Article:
Deeper connection between Higgs particle and gravity?
Dear Fermi Lab, Scott Pennington
Hi Scott, I would start with your last statement. It is very nice that you admire our work so much. It is really nice to know, that there is a need for answers to those deep and fundamental questions we are studying here at Fermilab. While there are curious people as yourself, we will try to do our best to provide you with the most precise answers. But now back to the actual physics. When you say "Matter has inertial when it we try to accelerate it through space. This inertial mass is the same as mass that gravity acts on. This implies a deep connection connection between matter and space. My understanding is that that is what Einstein's General Relativity describes.", you are very much right, but for completeness, I would add few lines to make this a little bit more transparent. When Einstein's General Relativity talks about deep connections between matter and space, the following is meant. MATTER FORMS THE SHAPE OF THE SPACETIME, AND THE SPACE TIME TELLS MATTER HOW TO MOVE! In other words, if you have a certain distribution of matter, it shapes the space time. This is done through Einstein's equations. On the other hand, the geometry of the space time dictates how matter moves in it. This is again described by Einstein's equations. These two phenomena are tight very closely, one cannot exist without the other one. And this is what the deep connection between space and matter means. Further you say: " Also, my understanding is that mass is theorized to be related to (or caused by) the Higg particle(s). The effort it takes to increase an object's speed is because of the Higgs particle(s) interacting with the matter in the object." The first statement is perfectly true, however I would not agree with the second one. Let us see how this Higgs issue works. For a moment, we are going to leave general relativity and we jump to the framework of the quantum world. Everything starts with a theory, called The Standard Model. This is a very very successful theory, which describes interactions of particles. This theory is based on certain principles that physicists think to be important, such as various symmetries. For example a symmetry called gauge symmetry. For now it is not important what exactly this means, important is that by requiring such a symmetry, one was able to come out with an elegant, compact and simple theory of elementary particles. This theory however had a bug, it predicted that the electrons, muons, quarks, ... ( all the spin 1/2 particles) and the intermediate bosons ( W's, Z) as we see them today, were MASSLESS. The conclusion was that the symmetry that physicists thought to be exact, must be broken in the world we live in. They started to think, how this could happen, and one of the solution was to introduce a new particle, called the Higgs boson. There are many other suggestions in the air, and one of our goals here at Fermilab is to address these questions and to answer who is right and who is wrong. By introducing the Higgs boson, the above mentioned problem disappeared, the particles were massive as they should be, and they obey the laws of gravity. BUT THE EFFORT YOU NEED TO MAKE TO ACCELERATE A PARTICLE IS NOT ORIGINATED in the interaction of the Higgs with the matter.Nobody on Earth has come out with a theory, which would unify the quantum and the gravity worlds!! This is still under development, and many theorists are working on this issue. So, please wait a little bit, and maybe soon, in our life time we will know the truth.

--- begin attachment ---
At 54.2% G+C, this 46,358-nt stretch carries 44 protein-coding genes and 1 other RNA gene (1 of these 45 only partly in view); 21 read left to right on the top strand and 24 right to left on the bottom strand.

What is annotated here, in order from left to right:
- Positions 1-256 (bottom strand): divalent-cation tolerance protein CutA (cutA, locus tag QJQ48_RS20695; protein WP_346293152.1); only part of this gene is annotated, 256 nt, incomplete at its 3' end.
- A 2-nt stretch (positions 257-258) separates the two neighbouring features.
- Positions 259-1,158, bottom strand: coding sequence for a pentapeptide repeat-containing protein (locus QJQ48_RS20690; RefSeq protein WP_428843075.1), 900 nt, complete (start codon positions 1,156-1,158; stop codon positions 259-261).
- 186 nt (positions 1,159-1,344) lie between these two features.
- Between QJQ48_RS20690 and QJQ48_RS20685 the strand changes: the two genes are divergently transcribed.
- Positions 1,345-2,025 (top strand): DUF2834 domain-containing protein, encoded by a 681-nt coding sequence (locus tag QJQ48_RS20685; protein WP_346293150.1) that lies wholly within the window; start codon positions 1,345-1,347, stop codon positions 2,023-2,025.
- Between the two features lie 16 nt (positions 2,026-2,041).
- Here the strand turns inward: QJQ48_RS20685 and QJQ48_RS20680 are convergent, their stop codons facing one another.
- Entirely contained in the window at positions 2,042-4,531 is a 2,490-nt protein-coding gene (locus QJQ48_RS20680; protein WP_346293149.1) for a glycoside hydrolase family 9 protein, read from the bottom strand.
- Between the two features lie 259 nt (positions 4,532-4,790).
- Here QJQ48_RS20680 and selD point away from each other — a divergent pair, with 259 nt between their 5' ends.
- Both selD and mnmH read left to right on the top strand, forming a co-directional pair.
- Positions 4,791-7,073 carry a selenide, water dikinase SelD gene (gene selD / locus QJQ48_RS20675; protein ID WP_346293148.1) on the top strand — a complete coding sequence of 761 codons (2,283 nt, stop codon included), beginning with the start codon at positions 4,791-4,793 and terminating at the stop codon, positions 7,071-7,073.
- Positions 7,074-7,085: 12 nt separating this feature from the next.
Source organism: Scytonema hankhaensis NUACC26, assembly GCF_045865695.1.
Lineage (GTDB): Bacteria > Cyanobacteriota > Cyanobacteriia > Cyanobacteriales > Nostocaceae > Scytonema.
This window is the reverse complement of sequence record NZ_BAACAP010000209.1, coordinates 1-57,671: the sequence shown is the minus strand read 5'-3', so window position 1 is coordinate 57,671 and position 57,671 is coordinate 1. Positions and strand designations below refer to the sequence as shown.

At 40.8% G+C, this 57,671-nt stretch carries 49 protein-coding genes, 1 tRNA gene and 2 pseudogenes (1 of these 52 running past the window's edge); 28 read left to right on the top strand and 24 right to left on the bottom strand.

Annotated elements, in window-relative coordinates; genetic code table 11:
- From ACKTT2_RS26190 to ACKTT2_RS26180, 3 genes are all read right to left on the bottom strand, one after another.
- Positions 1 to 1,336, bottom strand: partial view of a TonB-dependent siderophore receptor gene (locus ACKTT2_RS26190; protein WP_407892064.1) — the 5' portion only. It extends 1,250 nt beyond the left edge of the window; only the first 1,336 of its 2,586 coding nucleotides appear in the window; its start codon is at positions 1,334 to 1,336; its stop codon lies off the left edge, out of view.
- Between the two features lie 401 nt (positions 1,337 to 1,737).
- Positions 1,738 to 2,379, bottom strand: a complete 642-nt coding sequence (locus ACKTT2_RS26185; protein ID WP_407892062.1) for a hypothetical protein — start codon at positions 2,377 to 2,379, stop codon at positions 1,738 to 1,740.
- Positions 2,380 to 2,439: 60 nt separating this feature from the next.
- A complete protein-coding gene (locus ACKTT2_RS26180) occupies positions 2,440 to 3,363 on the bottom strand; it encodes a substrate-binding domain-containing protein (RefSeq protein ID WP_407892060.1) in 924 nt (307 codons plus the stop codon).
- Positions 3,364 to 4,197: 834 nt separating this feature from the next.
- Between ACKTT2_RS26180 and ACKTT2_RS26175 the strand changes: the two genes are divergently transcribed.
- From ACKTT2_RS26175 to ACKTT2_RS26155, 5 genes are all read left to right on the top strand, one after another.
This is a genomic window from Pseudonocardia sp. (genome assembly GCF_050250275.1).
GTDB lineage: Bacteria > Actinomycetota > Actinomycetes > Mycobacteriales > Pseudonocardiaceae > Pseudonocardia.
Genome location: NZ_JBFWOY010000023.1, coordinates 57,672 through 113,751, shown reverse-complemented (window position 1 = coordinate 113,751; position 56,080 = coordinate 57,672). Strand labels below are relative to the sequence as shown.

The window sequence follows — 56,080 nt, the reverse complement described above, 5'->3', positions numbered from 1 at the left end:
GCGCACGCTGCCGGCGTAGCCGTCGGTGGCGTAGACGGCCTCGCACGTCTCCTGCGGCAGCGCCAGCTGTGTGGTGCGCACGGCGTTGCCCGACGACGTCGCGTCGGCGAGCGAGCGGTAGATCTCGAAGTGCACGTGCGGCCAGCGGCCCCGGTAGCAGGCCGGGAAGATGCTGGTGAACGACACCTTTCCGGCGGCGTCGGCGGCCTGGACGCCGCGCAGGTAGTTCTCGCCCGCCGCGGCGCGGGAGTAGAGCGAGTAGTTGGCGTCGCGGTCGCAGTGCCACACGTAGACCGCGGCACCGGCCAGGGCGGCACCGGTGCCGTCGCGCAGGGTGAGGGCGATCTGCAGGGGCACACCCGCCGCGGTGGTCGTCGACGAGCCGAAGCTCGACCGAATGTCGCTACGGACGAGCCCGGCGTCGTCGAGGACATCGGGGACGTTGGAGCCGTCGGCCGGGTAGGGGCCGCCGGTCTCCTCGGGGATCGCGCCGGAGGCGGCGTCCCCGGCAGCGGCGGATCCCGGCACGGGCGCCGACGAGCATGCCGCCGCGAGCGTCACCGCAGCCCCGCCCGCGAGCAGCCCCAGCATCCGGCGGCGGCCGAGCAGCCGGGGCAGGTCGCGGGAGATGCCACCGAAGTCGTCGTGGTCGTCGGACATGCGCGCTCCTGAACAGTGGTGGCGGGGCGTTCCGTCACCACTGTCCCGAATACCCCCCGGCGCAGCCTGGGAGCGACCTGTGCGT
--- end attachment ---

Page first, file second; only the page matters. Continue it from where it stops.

Hope this helped at least a little bit, 
last modified 4/20/1999 physicsquestions@fnal.gov 
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